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Cork Lives

Westwick’s new direction

One hundred and sixty-two years ago next Monday, on June 5, 1815, an inquiry was held in Cobh into the objections by a former prisoner-of-war against the compulsory acquisition of a tower and land he owned at Roche’s Point by the Ballast Board.

Edward Roche had refused to sell but offered a lease at 100 guineas a year. He had previously been paid that sum by the then British Government which considered the tower necessary for the defence of the harbour.

Roche had been a prisoner-of-war in Naples, Italy, but was due for release when the Ballast Board in 1814, then responsible for the protection of shipping, instructed the famous engineer George Halpin, to examine the necessity for a lighthouse at the entrance to Cork Harbour because of the dangers to shipping heading for Cork Port. 

The Board was ‘The Corporation for Preserving and Improving the Port of Dublin,’ which also had responsibility for the coast. Halpin had already built several lighthouses.

The Board turned down Roche’s offer because they wanted the land for ever. He threatened to take his case to the House of Commons, but the inquiry ruled against him, valuing the tower at £160 and the ground around it at €1,266, making a total of €1,426.

Thus did Roche’s Point Lighthouse come into existence and, for the first time, it will be open to the public on Sunday during the Cork Harbour Festival. It is a historic part of Cork’s maritime and social history, the last sight of their home place that many emigrants would have seen as they left and the first of Cork for those arriving in the port.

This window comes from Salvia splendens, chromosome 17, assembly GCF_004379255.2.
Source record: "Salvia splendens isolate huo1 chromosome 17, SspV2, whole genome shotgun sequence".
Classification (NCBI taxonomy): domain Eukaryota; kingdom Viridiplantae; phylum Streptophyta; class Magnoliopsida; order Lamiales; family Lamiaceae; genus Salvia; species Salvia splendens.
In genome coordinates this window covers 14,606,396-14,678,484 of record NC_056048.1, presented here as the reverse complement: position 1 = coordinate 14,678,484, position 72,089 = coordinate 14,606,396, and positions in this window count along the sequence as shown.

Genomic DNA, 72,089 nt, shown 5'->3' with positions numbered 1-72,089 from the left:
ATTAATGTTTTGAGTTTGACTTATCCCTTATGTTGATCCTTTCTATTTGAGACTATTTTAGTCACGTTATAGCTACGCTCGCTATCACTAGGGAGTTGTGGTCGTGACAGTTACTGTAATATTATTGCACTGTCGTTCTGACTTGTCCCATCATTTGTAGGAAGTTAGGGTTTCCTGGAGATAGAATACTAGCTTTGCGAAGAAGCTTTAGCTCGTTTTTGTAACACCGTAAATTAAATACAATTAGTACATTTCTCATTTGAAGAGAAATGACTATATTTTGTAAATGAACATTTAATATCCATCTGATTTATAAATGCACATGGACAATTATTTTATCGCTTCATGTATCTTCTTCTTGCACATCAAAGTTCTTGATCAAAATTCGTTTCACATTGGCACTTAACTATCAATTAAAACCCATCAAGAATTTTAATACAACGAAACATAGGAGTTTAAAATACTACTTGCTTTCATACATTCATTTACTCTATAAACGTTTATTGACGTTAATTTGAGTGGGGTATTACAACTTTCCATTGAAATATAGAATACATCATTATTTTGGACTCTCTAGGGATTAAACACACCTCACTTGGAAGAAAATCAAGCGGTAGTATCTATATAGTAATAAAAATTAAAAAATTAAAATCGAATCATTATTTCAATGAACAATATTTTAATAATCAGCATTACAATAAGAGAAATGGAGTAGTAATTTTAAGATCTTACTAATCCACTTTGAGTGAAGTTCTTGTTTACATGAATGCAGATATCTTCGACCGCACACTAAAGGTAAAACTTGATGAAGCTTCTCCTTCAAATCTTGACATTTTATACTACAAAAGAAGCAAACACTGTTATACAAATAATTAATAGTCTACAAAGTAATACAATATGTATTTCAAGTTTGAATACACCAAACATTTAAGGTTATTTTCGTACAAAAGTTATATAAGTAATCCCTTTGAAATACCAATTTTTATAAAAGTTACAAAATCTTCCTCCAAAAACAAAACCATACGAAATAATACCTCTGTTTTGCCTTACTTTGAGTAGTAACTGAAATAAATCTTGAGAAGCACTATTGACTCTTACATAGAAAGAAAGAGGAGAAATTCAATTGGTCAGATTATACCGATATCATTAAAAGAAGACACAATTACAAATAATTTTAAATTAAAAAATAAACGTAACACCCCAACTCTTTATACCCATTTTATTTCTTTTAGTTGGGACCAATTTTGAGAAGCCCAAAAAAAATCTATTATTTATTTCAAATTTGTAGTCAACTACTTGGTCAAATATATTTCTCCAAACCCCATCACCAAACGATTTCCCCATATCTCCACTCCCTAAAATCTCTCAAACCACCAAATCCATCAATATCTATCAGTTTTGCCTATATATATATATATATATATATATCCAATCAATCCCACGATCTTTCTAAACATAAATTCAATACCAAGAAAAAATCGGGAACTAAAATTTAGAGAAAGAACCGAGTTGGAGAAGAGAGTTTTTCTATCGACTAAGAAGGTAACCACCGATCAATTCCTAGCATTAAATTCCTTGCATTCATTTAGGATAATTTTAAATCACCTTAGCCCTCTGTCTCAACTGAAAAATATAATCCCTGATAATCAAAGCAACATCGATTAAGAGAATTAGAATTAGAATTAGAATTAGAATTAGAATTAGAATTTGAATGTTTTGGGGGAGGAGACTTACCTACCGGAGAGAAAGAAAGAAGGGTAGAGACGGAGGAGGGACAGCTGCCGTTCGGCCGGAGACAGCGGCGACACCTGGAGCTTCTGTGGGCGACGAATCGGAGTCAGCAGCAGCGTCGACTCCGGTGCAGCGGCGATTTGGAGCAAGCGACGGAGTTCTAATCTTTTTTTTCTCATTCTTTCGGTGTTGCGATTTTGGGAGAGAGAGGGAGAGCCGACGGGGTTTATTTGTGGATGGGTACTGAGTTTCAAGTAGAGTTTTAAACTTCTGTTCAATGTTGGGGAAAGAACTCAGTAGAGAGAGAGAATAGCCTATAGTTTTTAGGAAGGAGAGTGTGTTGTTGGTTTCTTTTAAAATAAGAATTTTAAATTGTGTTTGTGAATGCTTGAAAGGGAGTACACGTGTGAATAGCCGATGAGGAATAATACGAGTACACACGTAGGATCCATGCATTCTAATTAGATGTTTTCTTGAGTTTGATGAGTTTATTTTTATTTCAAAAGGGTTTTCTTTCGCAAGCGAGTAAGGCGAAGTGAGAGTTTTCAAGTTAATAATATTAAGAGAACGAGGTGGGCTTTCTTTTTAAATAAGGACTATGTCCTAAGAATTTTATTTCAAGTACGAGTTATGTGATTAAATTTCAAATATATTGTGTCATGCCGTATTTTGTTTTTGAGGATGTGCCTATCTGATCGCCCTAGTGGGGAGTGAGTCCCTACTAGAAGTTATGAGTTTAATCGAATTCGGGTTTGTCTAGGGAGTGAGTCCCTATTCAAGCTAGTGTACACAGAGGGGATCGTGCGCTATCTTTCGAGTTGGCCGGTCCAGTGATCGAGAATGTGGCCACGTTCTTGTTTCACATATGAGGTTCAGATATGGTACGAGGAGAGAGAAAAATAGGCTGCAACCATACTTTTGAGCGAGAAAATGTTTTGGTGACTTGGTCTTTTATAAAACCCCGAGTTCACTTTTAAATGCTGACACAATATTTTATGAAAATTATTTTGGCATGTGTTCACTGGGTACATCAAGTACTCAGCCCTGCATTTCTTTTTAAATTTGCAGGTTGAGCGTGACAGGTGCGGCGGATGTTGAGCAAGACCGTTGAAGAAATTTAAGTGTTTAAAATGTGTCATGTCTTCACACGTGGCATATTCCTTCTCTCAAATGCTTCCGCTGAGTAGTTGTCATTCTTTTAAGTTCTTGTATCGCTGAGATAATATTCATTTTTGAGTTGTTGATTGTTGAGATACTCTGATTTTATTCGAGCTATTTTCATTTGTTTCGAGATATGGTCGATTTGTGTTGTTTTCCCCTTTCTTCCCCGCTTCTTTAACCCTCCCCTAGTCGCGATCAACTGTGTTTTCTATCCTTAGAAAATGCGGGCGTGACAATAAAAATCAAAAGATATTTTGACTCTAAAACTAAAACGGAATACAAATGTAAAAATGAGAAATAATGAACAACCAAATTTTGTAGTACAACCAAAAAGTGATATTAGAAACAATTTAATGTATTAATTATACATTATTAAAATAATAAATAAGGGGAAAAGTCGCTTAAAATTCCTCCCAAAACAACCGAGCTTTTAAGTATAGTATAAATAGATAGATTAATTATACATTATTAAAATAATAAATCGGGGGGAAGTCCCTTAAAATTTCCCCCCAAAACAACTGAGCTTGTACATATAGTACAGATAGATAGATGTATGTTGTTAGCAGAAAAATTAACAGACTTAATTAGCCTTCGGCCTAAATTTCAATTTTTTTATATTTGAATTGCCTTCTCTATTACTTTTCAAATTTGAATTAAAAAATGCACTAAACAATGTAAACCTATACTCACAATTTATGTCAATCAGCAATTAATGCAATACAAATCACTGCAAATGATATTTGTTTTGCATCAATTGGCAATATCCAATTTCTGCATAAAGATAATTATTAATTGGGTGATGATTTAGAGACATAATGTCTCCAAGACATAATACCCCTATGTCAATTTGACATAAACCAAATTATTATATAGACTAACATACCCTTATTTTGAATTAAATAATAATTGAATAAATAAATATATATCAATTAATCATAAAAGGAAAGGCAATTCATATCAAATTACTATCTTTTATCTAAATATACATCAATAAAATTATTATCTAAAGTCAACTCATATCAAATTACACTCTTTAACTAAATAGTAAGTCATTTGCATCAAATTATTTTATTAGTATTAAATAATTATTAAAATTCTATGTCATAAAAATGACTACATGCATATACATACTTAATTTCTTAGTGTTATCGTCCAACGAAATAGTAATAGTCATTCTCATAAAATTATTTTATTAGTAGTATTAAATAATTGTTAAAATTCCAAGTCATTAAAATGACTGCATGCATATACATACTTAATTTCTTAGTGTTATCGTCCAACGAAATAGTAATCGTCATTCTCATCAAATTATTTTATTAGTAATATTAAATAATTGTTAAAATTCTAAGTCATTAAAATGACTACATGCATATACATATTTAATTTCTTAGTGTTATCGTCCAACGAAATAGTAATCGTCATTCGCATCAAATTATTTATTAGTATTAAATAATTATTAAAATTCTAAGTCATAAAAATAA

Roche’s Point Lighthouse was converted to automatic operation on April 1, 1995, and the Lightkeepers left for ever, its systems monitored and operated by a telemetry link from Irish Lights Headquarters in Dun Laoghaire, with a local Attendant to look after the building.


The Cork Harbour Festival will be the biggest maritime festival in the country when it begins this weekend, according to the organisers. Fifteen towns and villages, as well as the city, have joined together with the City and County Councils and Cork Port Company to create 60 events. There is a huge range of activities planned during the “nine-day celebration of the harbour,” starting on Saturday and running until Sunday week, June 11.

The Ocean to City rowing race, An Rás Mór, will be held on Saturday of next week, June 10.

“Cork Harbour Festival is getting bigger and better each year,” says Joya Kuin, Festival Manager. “It encompasses all that the harbour has to offer the visitor and local alike, packed full of heritage, culture, stories, water activities, people and communities and lots of fun and memories in the making. The festival celebrates Cork Harbour as a natural and cultural resource, with the communities and their stories at the heart of it.” www.corkharbourfestival.com has the details.

20,000-YEAR- OLD FISH 

A fish which lived in a cave 20,000 years ago has been found in Southern Germany, the first time that a cave- dwelling fish has been found in Western Europe. The remains of the fish have been identified as a loach.


The largest container ship in the world has been launched at the Samsung shipyard in South Korea. The ‘Hong Kong’ can carry 21,413 containers, the most of any ship in the world according to its owners, Orient Overseas Container Line of Hong Kong.

Email: [email protected]